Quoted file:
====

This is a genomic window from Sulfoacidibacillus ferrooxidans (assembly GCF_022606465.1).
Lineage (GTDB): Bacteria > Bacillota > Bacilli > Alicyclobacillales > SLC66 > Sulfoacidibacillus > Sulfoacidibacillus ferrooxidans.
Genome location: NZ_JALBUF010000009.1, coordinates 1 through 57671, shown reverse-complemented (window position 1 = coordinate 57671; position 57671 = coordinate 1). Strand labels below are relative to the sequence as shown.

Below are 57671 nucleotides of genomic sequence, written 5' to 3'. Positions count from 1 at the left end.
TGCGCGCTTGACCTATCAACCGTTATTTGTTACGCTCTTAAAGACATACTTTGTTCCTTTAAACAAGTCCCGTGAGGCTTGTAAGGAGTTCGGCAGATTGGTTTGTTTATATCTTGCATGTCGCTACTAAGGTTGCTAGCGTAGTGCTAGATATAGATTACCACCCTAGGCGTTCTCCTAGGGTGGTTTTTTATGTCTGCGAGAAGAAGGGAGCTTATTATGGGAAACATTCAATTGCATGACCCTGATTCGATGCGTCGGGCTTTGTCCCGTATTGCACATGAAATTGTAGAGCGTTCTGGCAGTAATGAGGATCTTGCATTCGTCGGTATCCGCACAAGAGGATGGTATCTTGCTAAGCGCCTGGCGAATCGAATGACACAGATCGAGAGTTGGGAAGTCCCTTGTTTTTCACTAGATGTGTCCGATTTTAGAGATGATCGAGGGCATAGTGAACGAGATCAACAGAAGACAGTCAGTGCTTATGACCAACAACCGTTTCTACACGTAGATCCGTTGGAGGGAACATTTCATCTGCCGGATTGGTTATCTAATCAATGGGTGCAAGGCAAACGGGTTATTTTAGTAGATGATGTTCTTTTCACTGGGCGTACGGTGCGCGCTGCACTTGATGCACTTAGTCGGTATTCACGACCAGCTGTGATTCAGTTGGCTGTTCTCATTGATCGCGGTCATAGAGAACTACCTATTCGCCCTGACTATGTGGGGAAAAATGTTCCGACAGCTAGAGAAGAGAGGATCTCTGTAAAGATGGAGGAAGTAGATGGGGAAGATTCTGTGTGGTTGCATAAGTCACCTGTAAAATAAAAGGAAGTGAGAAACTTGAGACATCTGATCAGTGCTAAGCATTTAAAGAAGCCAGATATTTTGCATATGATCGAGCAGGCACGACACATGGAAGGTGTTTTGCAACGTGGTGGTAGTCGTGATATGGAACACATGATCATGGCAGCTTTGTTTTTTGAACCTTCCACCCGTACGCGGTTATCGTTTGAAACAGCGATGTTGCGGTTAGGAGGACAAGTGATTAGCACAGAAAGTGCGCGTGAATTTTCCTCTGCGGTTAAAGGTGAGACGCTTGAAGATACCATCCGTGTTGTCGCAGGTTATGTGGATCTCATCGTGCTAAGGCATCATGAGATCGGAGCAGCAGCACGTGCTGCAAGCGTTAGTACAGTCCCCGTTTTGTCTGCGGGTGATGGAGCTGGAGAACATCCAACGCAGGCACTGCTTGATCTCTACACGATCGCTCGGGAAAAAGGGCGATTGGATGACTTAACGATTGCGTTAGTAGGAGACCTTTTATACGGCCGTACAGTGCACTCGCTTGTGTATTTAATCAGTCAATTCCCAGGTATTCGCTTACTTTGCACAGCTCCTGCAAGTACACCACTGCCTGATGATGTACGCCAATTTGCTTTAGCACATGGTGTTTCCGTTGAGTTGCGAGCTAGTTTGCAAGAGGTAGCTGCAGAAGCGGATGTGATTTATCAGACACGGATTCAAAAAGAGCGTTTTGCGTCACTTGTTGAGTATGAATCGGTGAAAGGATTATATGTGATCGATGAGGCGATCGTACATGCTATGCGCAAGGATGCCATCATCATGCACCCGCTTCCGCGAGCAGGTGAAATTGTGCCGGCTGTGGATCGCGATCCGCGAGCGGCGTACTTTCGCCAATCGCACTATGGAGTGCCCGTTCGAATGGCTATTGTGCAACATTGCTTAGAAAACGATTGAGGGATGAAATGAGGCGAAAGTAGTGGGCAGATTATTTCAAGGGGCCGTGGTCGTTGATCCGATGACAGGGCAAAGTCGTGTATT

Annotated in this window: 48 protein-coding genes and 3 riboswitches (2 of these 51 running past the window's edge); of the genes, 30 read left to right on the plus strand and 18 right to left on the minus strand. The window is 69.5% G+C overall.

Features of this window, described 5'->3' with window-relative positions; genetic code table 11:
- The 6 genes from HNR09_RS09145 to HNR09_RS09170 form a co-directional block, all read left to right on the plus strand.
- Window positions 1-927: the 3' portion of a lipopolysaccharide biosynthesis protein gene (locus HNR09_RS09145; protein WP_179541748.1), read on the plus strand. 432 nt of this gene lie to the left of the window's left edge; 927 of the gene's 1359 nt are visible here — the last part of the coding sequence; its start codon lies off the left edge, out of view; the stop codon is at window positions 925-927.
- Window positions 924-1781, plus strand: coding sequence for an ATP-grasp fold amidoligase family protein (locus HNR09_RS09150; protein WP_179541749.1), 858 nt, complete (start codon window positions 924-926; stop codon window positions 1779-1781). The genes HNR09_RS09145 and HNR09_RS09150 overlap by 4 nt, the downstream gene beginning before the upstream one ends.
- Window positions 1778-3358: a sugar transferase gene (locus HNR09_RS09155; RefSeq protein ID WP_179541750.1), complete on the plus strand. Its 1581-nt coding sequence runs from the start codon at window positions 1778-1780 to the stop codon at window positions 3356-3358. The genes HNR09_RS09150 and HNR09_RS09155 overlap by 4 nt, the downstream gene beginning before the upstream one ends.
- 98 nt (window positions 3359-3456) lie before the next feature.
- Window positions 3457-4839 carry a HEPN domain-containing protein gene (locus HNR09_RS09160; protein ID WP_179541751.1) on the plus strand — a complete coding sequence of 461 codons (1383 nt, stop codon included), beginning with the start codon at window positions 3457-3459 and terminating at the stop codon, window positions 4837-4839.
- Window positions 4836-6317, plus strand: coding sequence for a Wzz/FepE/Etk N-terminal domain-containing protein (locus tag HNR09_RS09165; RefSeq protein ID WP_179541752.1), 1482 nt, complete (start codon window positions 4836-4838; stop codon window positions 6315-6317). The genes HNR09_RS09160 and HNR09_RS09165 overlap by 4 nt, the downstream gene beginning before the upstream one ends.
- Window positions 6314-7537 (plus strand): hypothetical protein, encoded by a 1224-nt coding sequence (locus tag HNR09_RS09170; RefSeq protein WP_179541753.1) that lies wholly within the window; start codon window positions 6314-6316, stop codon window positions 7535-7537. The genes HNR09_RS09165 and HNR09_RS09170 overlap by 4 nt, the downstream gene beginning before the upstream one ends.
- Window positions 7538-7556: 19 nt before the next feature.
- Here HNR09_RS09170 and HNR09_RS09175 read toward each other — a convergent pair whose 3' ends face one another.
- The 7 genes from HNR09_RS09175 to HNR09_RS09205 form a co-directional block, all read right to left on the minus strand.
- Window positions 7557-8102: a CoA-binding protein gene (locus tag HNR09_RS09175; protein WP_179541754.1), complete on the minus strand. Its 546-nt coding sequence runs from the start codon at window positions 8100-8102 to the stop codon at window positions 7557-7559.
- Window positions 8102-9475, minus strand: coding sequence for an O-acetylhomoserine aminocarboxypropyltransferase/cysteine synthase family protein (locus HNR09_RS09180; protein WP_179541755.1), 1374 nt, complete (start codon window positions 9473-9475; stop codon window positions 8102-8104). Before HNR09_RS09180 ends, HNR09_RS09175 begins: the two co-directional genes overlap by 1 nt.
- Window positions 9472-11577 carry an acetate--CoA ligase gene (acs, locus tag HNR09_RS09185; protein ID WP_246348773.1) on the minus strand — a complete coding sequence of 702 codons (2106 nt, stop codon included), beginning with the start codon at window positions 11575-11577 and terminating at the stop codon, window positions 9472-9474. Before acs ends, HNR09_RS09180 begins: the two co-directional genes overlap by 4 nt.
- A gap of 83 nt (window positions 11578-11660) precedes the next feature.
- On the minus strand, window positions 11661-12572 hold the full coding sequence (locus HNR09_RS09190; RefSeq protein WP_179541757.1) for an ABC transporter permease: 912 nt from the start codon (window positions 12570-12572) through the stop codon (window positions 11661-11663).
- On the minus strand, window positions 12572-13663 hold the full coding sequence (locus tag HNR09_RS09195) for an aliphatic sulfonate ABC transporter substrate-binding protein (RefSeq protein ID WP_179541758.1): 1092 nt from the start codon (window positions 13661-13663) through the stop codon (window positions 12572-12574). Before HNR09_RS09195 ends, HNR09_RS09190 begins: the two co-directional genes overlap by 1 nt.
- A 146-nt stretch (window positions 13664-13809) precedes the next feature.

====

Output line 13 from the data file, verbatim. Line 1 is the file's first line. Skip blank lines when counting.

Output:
- Window positions 3457-4839 carry a HEPN domain-containing protein gene (locus HNR09_RS09160; protein ID WP_179541751.1) on the plus strand — a complete coding sequence of 461 codons (1383 nt, stop codon included), beginning with the start codon at window positions 3457-3459 and terminating at the stop codon, window positions 4837-4839.